ELE 3906 Storytelling for Business Practices
Stories engage and persuade by playing on our emotions. They influence our professional work life in areas as diverse as organizational sensemaking and capital market performance. Organizational stories can turn leaders into heroes or villains, stories told by customers can make or break a brand, and the narrative structure of prospectuses can influence the success of stock market launches.
Understanding the role storytelling plays and how to employ it has thus become an important tactical tool at the disposal of managers, leaders, and entrepreneurs. Some, like co-founder of Apple Inc., Steve Jobs, have applied storytelling principals similar to those that underpin Hollywood movies. His presentations, deemed legendary by some, were structured as stories of tension and struggle between heroes and villains, which appealed to his audiences’ emotions.
To develop such storytelling skills, we have to open up the black box of story to explicate, articulate and codify the nature of story. In this course we work with factual and fictional stories from business and entertainment to recognize their universal nature. Students learn to structure stories to become more believable, engaging and persuasive.
After completing the course, students should be familiar with the microfoundations of storytelling. They should have knowledge of:
- How the narrative mode of thought differs from the propositional mode of thought
- How stories are distinct from other forms of narratives
- The persuasive power of stories: identification and narrative transportation
- Story structure
- Principles of effective storytelling for desired outcomes and audience reactions
- Grand stories and metanarratives
- Be familiar with business applications of storytelling.
- How storytelling is applied in areas such as management and marketing.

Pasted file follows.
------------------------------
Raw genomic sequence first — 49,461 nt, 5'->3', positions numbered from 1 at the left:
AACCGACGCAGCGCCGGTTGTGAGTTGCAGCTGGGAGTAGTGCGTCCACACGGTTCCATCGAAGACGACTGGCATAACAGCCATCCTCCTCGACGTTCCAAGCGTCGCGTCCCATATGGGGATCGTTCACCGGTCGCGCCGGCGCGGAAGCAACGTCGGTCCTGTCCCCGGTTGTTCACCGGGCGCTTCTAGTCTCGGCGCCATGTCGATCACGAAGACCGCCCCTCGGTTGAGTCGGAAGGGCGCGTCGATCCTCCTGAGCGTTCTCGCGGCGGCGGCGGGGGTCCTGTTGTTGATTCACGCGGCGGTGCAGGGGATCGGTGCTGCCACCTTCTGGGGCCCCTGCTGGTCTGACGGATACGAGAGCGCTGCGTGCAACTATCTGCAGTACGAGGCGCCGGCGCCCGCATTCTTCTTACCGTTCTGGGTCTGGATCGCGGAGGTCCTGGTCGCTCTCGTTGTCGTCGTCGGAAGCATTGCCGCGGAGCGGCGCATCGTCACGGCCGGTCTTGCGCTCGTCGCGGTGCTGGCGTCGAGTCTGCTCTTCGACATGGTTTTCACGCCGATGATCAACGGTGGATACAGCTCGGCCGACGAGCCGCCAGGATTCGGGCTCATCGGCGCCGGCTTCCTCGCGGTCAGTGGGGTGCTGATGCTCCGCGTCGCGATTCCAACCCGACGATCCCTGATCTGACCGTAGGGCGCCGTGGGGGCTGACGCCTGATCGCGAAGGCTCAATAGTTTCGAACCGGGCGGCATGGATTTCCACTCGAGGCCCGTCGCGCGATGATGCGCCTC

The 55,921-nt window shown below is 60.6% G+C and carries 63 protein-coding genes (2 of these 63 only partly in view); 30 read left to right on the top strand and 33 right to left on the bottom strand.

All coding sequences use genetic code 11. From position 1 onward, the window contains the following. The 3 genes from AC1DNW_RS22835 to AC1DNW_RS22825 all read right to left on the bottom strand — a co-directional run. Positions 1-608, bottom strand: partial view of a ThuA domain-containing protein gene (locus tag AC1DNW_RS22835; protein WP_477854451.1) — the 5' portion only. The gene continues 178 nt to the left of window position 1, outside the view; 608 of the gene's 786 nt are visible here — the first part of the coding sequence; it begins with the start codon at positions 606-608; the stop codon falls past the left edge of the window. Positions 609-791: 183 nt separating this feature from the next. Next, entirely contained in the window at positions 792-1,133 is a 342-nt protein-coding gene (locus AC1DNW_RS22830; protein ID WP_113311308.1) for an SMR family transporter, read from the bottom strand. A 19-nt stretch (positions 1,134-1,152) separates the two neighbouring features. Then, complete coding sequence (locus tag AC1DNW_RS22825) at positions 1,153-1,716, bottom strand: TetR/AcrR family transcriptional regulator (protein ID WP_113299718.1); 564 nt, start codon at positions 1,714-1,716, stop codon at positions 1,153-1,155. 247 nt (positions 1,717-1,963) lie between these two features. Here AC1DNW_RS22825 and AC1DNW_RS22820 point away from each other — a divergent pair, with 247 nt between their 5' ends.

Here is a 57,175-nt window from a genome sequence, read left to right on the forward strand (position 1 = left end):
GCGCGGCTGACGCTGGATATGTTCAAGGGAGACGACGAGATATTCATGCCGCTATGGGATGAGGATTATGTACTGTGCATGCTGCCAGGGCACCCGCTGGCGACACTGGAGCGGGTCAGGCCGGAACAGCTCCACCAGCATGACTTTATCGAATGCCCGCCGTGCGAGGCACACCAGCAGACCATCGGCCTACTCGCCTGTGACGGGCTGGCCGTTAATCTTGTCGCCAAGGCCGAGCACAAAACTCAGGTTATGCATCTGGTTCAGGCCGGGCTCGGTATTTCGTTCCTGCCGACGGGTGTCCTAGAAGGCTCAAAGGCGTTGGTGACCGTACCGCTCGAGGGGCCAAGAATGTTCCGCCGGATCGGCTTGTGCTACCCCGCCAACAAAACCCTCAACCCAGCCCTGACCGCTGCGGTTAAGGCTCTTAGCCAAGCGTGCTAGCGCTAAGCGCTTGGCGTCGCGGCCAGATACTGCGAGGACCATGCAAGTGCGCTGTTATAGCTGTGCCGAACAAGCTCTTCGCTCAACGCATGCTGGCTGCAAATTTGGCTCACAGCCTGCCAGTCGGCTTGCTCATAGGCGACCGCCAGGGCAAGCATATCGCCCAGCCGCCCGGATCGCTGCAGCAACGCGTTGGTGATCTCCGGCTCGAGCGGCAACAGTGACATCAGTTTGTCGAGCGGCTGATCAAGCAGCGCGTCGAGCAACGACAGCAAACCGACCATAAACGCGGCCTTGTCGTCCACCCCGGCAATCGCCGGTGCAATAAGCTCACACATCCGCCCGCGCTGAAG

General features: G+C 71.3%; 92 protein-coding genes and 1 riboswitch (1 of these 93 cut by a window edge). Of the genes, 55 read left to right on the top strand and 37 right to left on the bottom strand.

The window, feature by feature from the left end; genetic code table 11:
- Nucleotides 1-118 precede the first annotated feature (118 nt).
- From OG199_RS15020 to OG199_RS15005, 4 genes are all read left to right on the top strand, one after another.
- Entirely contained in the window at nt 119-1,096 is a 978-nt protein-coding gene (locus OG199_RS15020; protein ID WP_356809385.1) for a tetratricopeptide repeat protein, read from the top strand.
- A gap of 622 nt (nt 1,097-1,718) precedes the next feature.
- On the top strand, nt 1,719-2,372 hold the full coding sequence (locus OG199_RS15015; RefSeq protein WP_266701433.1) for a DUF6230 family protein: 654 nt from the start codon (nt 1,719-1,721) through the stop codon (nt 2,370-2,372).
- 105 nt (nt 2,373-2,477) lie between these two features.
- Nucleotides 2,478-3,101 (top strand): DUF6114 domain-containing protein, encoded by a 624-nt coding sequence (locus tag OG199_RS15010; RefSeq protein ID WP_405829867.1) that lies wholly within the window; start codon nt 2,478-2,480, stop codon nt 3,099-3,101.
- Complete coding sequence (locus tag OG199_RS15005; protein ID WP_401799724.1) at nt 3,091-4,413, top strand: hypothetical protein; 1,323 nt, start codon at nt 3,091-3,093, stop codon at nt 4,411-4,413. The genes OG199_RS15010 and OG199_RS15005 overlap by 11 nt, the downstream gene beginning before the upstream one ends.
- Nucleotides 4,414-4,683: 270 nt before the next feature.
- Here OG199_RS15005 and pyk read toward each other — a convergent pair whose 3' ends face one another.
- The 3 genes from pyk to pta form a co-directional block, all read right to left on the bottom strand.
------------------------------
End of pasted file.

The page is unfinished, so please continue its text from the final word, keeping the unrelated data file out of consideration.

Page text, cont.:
Students should develop storytelling and -making skills. After completing the course, they should be able to:
- Distinguish stories from other narratives
- Analyze stories and identify basic story elements
- Identify complete and incomplete stories
- Evaluate story structures
- Create more engaging stories from given materials
- Structure stories effectively according to desired emotional reaction
Students should understand:
- How stories convey meaning, not necessarily truth,
- That stories can be used to deceive, misrepresent, and distort.
Students should develop:
- Ethical awareness parallel with their storytelling skills
- Capabilities to consider and discuss ethical dilemmas that may arise when applying storytelling to business practice.
The course consists of five parts and topics, but each topic does not take up an equal part of the course. As emphasis is placed on developing students’ storytelling skills, more time is spent on the third and fourth topic than on the others.
Topic 1: Relevance of storytelling
- Storytelling affecting individuals, organizations, and markets
Topic 2: How stories work
- The narrative mode of thought
- Meaning, entertainment, and emotions
- Narrative transportation and identification
Topic 3: What stories are
- Stories and other types of narratives
- Basic story elements: characters, plots, and settings
- Grand stories and metanarratives
Topic 4: How to create and use stories
- Story structure: putting story elements together
- The universal nature of story structure
- The Hero’s Journey and The Quest
- Working with the Universal Story Model
Topic 5: The dark side of storytelling
- The post-truth era: substituting truth with meaning
- The storyteller’s ethical dilemmas
The course consists of 15 in-class sessions (30 hours). The seminars will not be recorded. Throughout the course, students will also develop their own stories and submit original and restructured/reworked versions of these as mandatory coursework. The project-paper (ordinary exam) will be based on the story-development students do with their own stories.
Students that have not gotten approved the coursework requirements, must re-take the exercises during the next scheduled course.
Students that have not passed the written examination or who wish to improve their grade may re-take the examination in connection with the next scheduled examination.
Deviations in teaching and exams may occur if external conditions or unforeseen events call for this.
|Exam category||Weight||Invigilation||Duration||Grouping||Comment exam|
Form of assessment:
Examination when next scheduled course
|100||No||1 Semester(s)||Individual||Project paper|
|Form of assessment:||Written submission|
|Exam code:||ELE 39061|
|Resit:||Examination when next scheduled course|
|Course code||Credit reduction|
|Course code:||EXC 3676|
Prepare for teaching
Student's own work with learning resources
A course of 1 ECTS credit corresponds to a workload of 26-30 hours. Therefore a course of 7,5 ECTS credit corresponds to a workload of at least 200 hours.